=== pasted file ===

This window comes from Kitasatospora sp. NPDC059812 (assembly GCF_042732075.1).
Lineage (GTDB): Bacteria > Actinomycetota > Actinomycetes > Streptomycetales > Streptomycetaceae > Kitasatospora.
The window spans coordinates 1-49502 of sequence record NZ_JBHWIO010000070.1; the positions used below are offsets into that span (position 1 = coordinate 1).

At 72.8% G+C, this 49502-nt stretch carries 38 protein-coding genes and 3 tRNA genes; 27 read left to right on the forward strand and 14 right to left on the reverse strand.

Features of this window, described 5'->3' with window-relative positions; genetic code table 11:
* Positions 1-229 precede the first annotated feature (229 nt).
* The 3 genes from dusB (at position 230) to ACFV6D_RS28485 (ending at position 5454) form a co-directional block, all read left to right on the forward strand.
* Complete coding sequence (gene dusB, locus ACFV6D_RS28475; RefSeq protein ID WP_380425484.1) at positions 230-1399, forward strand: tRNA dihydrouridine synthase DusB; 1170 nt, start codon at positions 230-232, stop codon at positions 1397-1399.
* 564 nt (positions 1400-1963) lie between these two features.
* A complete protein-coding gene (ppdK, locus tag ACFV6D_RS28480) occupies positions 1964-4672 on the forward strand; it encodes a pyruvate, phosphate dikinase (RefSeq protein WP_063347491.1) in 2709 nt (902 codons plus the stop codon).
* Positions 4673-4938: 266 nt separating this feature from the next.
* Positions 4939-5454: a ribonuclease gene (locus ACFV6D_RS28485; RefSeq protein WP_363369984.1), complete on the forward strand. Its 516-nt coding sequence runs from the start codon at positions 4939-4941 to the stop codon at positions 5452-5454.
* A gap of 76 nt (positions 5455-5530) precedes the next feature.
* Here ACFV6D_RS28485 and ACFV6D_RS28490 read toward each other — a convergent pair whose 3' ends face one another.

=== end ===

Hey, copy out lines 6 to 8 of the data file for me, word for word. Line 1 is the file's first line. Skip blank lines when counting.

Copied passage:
* Positions 1-229 precede the first annotated feature (229 nt).
* The 3 genes from dusB (at position 230) to ACFV6D_RS28485 (ending at position 5454) form a co-directional block, all read left to right on the forward strand.
* Complete coding sequence (gene dusB, locus ACFV6D_RS28475; RefSeq protein ID WP_380425484.1) at positions 230-1399, forward strand: tRNA dihydrouridine synthase DusB; 1170 nt, start codon at positions 230-232, stop codon at positions 1397-1399.